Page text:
OSCODA – The Oscoda Board of Trustees gave the Planning Commission the go-ahead to create an adult-use recreational marijuana policy.
During the regular board meeting on Feb. 8, Trustee Bill Palmer, who also serves on the planning commission, explained to board members that the commission was waiting for the state to establish permanent rules before the township would get involved in recreational marijuana.
“A year or so ago the planning commission recommended to the township board that we opt out of the recreational marijuana because the state had not yet formalized regular rules as it related to the recreational, and we recommended that we wait until those rules had been formulated,” Palmer said. “Those rules have now been formulated and are permanent so that’s why the planning commission at this time is recommending that we put it to the township board for approval to move forward with the adult use recreational marijuana.”
Currently Oscoda Township allows for medical marijuana facilities, although there are not any currently in operation, Superintendent Michael Mitchell said. There are more than 200 people in Oscoda who hold medical marijuana cards, he said.
The problem lies with two marijuana dispensaries that have been approved to open within Oscoda Township. Right now with the township ordinances limiting customers to medical card holders only, it poses a challenge to those businesses, Palmer said.
“I would tell you there is serious concern about if they do open up strictly as a medical facility that they just won’t have a reasonable business plan to operate if they’re limited to only the medical because people aren’t renewing their medical cards, they don’t need to anymore,” Palmer said. “So it’s a difficult position for the two that we’ve approved site plans for, they both put extensive money into their facilities and now they are faced with a serious situation in terms of what their business plan will look like if they’re not able to include the recreational.”
Additionally, both AuSable Township and the City of East Tawas have approved recreational marijuana, so any customers could simply go to the next town over to get marijuana without needing a medical card.
“I’m not a big supporter of this business however I don’t think we should limit people in Oscoda Township when they can go to AuSable Township,” Trustee Steven Wusterbarth said. “The state law has changed, so unfortunately I think we need to change as well.”
Trustee Jeremy Spencer made the motion to direct the planning commission to create an adult-use recreational marijuana ordinance, which was seconded by Clerk Joshua Sutton. The motion received a 6-1 vote, with Trustee Tim Cummings voting against it.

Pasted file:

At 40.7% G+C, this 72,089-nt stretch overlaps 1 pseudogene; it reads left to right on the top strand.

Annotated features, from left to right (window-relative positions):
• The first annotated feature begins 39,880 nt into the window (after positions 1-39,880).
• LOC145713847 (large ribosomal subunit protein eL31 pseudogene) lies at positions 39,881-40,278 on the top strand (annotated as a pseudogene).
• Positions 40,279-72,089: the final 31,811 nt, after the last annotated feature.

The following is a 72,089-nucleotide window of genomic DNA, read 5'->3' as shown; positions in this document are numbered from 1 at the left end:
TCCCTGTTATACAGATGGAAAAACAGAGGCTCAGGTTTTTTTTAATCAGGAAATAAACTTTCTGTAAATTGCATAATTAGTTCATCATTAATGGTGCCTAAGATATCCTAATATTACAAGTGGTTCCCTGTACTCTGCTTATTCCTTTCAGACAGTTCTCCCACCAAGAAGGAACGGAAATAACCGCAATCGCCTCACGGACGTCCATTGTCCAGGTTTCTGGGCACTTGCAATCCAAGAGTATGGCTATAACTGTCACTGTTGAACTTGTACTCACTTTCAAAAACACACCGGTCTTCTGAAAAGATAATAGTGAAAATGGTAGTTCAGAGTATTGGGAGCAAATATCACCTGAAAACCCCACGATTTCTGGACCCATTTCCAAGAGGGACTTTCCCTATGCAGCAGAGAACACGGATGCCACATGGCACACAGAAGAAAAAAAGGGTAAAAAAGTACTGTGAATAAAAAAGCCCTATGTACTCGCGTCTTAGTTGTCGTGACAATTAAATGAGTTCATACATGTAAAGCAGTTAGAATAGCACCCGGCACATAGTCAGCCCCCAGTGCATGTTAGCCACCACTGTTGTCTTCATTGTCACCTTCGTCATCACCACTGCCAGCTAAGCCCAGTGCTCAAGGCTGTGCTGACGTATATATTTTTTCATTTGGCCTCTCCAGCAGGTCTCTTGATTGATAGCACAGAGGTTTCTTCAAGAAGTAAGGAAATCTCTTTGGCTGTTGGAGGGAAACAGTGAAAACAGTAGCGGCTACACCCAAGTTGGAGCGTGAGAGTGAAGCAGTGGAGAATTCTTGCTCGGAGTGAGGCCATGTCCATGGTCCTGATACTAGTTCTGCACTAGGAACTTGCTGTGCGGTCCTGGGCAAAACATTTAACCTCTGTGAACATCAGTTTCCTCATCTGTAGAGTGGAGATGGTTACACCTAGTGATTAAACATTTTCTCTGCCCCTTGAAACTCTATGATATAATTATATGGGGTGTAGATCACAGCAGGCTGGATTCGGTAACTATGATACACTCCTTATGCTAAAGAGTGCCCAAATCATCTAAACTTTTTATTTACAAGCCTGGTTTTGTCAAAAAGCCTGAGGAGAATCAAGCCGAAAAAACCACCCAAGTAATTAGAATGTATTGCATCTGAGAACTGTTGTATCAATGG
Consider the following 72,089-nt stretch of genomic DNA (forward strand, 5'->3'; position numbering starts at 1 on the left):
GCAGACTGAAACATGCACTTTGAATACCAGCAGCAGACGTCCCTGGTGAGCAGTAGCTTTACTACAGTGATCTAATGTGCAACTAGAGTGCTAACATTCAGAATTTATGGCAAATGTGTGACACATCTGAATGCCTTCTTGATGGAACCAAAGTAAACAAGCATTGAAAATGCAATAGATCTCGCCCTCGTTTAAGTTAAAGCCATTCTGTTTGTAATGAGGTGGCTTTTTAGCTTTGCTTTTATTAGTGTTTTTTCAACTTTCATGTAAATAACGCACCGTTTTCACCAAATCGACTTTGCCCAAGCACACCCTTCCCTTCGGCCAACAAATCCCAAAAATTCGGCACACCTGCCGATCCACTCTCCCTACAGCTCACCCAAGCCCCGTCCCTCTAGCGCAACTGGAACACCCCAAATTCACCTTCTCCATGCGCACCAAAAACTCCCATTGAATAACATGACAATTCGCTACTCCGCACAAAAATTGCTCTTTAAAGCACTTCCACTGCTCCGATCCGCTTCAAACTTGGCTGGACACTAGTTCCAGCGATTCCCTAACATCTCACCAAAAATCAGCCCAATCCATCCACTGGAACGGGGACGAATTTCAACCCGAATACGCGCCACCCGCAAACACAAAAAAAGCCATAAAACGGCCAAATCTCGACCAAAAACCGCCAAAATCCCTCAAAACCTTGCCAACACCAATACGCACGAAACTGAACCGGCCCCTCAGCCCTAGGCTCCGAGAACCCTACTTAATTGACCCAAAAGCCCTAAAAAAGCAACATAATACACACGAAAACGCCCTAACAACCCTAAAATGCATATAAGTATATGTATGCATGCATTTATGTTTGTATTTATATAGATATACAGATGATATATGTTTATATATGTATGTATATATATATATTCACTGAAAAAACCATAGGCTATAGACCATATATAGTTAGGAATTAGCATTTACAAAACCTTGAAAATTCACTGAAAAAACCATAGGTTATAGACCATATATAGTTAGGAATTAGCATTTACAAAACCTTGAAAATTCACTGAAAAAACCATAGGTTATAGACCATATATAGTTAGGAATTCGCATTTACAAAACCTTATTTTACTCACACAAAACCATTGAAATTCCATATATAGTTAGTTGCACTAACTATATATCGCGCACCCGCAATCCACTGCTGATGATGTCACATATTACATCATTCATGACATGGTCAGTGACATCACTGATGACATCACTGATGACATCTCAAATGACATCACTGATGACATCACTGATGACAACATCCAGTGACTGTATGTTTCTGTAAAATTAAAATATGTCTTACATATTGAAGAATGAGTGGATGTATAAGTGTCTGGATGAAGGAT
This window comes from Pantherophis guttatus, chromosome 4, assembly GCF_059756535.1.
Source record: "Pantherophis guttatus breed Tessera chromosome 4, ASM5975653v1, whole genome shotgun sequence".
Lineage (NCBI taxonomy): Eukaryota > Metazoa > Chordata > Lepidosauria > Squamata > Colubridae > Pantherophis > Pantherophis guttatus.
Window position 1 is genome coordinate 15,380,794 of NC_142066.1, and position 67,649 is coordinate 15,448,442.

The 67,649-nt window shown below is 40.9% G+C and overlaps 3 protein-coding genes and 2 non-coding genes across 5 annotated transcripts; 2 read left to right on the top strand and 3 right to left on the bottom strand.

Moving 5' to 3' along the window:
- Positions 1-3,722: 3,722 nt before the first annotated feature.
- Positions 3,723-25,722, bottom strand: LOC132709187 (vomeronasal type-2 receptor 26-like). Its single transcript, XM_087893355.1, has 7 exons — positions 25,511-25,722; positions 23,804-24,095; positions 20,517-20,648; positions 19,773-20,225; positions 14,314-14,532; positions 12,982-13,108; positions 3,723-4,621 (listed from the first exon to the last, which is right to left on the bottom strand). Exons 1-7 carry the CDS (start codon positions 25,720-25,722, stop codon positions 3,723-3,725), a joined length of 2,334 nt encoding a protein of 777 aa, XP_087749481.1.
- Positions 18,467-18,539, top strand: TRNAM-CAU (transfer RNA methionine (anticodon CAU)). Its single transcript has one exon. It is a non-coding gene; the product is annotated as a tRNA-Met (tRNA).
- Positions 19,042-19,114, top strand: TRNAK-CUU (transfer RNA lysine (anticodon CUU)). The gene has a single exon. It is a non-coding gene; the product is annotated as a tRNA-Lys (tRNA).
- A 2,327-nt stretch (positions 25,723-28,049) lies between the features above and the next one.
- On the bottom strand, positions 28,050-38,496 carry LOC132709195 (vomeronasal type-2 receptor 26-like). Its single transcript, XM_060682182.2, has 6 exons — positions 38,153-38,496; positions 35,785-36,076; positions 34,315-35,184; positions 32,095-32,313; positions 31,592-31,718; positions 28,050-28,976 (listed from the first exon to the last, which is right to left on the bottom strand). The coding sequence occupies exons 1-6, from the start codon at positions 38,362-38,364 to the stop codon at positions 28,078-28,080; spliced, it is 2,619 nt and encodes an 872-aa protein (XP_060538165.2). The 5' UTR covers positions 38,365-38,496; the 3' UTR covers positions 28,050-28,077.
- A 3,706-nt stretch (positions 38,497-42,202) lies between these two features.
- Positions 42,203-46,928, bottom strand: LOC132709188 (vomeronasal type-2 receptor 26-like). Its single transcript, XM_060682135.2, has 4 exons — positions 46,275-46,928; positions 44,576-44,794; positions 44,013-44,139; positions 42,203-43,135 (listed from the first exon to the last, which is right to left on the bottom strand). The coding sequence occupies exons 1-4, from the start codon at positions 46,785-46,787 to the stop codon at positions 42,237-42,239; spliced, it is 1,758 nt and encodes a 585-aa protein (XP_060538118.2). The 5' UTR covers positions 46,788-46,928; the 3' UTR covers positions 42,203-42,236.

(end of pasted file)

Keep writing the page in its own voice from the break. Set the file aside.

Once the planning commission approves the new policy, it will come back before the Board of Trustees for final approval.
The board also took action on the following items:
• Approved a three-year contract with AuSable Township for sewer treatment services at a rate of $10.72 per one thousand gallons.
• Retained the interim attorney services of Alpena-based White, Wojda and Curtis at a rate of $165 per hour. This follows the resignation of former township attorney Robert Eppert last month.
• Scheduled a joint work session between the Board of Trustees and the Economic Improvement Committee for Thursday, Feb. 18 at 3 p.m. to discuss future housing possibilities in Oscoda, as well as the method for selling township property.
• Approved a request from Clerk Josh Sutton to purchase a version of the American flag with one blue line, one red line and one green line to honor police, firefighters and military personnel to fly over the township hall according to the flag code.
• Appointed Clerk Josh Sutton to the Iosco Exploration Trail Bike Path Committee, John Miner to the Planning Commission and Adam Hume to the Zoning Board of Appeals.
• Denied a request for a $75 fee waiver for the AuSable Valley Audubon to use the Warrior Pavilion for its end-of-year meeting on May 11.
• Approved a mobile boat wash at the Foote Site on July 16 and 17 to prevent the spread of invasive species. The event is part of a partnership between the Tip of the Mitt Watershed Council and the U.S. Forest Service to educate boaters.
•Accepted the resignation of Chris Kitchen, a township public works employee for the last 25 years. Citing him as an “important part in the fabric of our community for a long time,” board members thanked him for his service and promised to send him off more properly at a later date.